Early Christian images

     For an excellent study of early Christian art in general  I'd recommend  Understanding Early Christian Art by Robin Margaret Jensen (Routledge). It has been enormously helpful in assembling this page.

   The image of Christ as the Good Shepherd is frequently found as a wall decoration in the catacombs of Rome. Why was this image particularly popular?
  Compare the two images below. On the left is a late second/early third century wall painting of Christ as the Good Shepherd from the Catacomb of Priscilla. On the right is the image of Hermes we have already seen. The similarity is clear. 
  


   There are a number of possible reasons for the popularity of this Christian image, of which deliberate ambiguity was certainly one. This was a time of Christian persecution, when discretion in your choice of image was clearly advantageous. In addition, Christian imagery was largely undeveloped, and so it made sense to make use of what was already available. The Hermes-Kriophoros symbol shared many of the same virtues as the biblical Christ: watchfulness, caring, knowledge.  Hermes was seen as a facilitator in the journey between this world and the next, so an appropriate image for a tomb. 

  The image also had biblical authority. Luke's gospel has the well-known 'lost sheep' parable: 'What man of you, having an hundred sheep, if he loses one of them, doth not leave the ninety and nine in the wilderness, and go after that which is lost, until he find it? And when he hath found it, he layeth it on his shoulders, rejoicing.' (15,  4 - 5) In John's gospel Jesus tells us 'I am the good shepherd, and I know my sheep, and am known of mine. As the Father knoweth me, even so I know the father: and I lay down my life for the sheep.' (10, 14 - 15) 

   The text known  as The Shepherd of Hermas (first or second century) was in the early days considered to have canonical status. Hermas, a humble slave, was visited by an angel in the form of a shepherd who taught him the precepts of Christianity. Shades of Gilgamesh? Many scholars feel that this text had a strong influence on the earliest Christian art.  
     
     The use of the shepherd image was referred to by Tertullian in De Pudicitia (on Modesty), published in the late first or early second century. He tells us that the image was used on communion vessels to demonstrate that 'the flock is the people of the church, and the Good Shepherd is Christ.'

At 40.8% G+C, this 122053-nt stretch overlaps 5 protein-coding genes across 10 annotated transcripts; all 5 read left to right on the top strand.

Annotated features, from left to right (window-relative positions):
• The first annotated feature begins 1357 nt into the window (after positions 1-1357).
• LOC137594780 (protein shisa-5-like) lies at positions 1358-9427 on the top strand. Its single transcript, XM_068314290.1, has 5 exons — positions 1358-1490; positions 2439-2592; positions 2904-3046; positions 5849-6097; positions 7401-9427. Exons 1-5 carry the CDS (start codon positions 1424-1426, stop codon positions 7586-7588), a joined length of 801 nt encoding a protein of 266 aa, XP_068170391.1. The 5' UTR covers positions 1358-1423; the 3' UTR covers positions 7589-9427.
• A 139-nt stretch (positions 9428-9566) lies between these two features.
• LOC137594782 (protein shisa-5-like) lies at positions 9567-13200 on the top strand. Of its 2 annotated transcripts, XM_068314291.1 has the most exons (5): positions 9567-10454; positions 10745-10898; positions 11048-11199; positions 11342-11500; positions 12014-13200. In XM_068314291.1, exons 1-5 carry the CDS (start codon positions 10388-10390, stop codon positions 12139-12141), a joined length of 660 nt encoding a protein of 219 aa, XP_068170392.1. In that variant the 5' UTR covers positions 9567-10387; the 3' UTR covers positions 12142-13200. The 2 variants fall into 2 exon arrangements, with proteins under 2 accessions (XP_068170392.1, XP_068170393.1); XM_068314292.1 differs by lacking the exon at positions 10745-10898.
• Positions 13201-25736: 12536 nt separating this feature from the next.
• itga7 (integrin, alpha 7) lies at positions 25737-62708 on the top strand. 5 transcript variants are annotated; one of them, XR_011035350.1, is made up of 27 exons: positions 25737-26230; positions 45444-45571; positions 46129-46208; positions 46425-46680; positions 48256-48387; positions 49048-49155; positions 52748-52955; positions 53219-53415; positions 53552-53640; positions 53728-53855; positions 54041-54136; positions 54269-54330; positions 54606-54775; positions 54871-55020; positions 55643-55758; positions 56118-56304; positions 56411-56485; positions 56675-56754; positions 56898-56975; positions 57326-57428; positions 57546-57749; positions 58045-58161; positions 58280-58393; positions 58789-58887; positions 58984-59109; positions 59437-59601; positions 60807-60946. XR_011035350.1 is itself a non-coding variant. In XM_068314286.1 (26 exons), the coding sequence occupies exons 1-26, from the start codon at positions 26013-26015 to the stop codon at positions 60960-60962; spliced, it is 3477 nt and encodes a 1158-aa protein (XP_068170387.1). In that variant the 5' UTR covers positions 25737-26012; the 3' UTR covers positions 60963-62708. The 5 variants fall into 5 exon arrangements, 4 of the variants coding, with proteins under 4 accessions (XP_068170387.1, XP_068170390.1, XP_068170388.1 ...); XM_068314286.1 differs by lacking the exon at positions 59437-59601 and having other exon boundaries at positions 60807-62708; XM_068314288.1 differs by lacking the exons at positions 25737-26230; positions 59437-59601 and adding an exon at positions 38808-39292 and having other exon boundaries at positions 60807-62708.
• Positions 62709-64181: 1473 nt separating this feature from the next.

Some catacomb images are even more strikingly classical in origin. This Christ image from the second century catacombs of Domitilla is clearly based on the Orpheus myth. 

  
By the fourth century, Christianity was adopted as the official religion of the Roman Empire, thanks of course to Constantine. From now on Christian images would be more prominent, and more sophisticated, as in this carving from a fourth century sarcophagus. 



Lateran Museum, Rome

      A rare use of the Good Shepherd image is found in baptisteries. Jensen points out the connection between baptism and the 23rd psalm, the baptismal waters representing the psalm's still waters. One of the very earliest images of the Good Shepherd comes from the house church at Dura Europos, in Syria, dating from around 235. This is now reconstructed in the museum at Yale University. (Left below). The mosaic is later, dating from the fifth century, and comes from the baptistery of S. Giovanni in Fonte in Naples.
 

  
 For the finest of all Christian Good Shepherd images you need to go to the fifth century Mausoleum of Galla Placida in Ravenna. Here the classical trappings have entirely disappeared. A wonderful thing to see for real, but almost impossible to photograph. The mosaic is above the entrance, and no sooner have you focussed your camera than the curtain opens, some wretched tourist comes in, light pours everywhere, and the shot is ruined! So, the image below wasn't taken by this particular wretched tourist. 

  

   
The finest Good shepherd - but is it the last?  See the vanishing image next.

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